This week revealed more insights on what I had known before the beginning of the class became more precise due to theory. It turns out the phrase on an individual being a born-leader has a real side to it. I learned that this phrase resulted from one of the oldest leadership theories, the great man leadership theory. The great man leadership theory suggests that leaders are born and raised among other people. I found it insightful that the greatness of these great leaders is exhibited from very early in their lives. In the past, from history and even in film, leadership was considered hereditary. When leaders passed away, leadership roles were retained by members of their families, with heirs often selected using a comprehensive model. More often than not, the heir to any leadership position was raised assuming they would assume office in their lives and were expected to live a particular way of life.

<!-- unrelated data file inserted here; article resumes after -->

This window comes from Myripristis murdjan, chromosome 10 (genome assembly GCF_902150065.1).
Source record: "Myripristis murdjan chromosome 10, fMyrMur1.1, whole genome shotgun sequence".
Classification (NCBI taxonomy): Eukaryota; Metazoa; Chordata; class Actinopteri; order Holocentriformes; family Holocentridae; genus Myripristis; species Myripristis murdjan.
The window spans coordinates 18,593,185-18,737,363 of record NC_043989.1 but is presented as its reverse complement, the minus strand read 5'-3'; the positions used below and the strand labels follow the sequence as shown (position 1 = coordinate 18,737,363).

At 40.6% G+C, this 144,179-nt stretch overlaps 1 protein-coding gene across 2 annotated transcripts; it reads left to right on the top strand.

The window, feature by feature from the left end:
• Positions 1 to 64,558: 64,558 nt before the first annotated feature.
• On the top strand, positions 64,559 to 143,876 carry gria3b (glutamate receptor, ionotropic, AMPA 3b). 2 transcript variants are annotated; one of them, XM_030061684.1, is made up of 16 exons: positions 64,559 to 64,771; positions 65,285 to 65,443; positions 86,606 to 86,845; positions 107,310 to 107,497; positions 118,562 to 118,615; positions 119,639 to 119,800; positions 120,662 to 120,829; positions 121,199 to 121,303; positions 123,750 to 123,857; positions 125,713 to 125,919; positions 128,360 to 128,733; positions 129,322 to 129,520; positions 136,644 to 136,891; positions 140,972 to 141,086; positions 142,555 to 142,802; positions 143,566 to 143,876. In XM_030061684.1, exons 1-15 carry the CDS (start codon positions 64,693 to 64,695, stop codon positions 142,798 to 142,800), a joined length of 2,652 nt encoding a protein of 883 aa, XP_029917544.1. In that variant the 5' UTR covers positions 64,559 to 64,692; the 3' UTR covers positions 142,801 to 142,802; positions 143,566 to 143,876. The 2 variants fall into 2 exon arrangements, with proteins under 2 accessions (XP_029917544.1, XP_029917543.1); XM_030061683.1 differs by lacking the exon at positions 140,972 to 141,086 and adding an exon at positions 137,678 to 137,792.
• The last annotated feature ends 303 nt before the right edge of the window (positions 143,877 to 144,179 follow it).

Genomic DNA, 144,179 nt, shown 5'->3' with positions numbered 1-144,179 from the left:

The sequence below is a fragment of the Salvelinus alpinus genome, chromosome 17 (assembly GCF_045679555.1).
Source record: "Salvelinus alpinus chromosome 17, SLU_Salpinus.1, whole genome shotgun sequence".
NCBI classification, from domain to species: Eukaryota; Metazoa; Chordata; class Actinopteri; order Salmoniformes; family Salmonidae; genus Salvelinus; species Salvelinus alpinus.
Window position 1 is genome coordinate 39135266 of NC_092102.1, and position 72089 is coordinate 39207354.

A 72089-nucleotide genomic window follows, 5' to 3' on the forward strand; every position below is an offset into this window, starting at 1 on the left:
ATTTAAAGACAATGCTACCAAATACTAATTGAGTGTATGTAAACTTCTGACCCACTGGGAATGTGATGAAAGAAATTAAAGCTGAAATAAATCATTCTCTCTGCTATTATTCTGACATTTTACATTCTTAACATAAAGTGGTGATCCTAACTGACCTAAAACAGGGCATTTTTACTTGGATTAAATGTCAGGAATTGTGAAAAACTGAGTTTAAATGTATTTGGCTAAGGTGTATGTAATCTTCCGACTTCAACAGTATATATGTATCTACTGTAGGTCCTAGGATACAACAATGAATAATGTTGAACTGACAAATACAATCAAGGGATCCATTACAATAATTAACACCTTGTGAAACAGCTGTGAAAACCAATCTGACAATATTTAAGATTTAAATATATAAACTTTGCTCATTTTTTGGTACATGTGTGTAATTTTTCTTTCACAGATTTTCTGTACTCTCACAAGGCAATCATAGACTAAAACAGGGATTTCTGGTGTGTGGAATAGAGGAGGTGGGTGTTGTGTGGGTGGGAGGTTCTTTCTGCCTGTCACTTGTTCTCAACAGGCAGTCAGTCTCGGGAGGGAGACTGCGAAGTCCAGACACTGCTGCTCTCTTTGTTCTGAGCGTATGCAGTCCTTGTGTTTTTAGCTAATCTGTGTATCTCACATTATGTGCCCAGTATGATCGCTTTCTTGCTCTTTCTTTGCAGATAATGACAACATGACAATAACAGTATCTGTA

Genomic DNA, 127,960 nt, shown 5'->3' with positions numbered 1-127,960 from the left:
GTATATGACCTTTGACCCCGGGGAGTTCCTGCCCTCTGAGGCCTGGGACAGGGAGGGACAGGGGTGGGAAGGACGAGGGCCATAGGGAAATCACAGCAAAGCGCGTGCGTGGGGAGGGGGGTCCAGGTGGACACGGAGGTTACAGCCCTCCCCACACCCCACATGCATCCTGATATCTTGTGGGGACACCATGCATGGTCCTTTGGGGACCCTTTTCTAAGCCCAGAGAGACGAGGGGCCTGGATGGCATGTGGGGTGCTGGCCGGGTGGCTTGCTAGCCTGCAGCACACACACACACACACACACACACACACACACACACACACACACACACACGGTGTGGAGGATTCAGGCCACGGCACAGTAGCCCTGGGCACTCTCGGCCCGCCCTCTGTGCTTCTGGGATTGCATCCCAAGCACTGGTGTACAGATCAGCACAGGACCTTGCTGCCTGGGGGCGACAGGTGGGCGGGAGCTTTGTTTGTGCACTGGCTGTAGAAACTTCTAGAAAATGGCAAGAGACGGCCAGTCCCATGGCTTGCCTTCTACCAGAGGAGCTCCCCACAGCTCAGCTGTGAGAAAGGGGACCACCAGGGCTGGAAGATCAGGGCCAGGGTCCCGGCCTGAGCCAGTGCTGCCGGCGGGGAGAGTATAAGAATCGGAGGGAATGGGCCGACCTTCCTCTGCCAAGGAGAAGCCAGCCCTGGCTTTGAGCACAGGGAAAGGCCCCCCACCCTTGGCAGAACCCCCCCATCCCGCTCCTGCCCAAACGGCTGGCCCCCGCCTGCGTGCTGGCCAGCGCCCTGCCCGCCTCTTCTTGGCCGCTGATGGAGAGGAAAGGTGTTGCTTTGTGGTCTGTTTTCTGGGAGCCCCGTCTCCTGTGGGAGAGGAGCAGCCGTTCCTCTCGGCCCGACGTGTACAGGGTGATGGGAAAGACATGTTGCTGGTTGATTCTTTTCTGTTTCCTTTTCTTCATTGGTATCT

I noticed they were groomed for everything they expected to experience in their adult life to become great leaders. Back then, this was just a film thing that I never thought past. The clarity I found in this confirmed that grooming leaders is instilling desirable leadership traits into a person. Effective leadership traits include decisiveness, need for achievement, self-confidence, initiative, supervisory ability, and intelligence. This was not limited to hereditary leaders but also to those who were exceptional. Supervisory abilities are a requirement that most great leaders should have because I think this defines the leadership style alongside emotional intelligence.
Leader-Member Exchange and Path-Goal Theory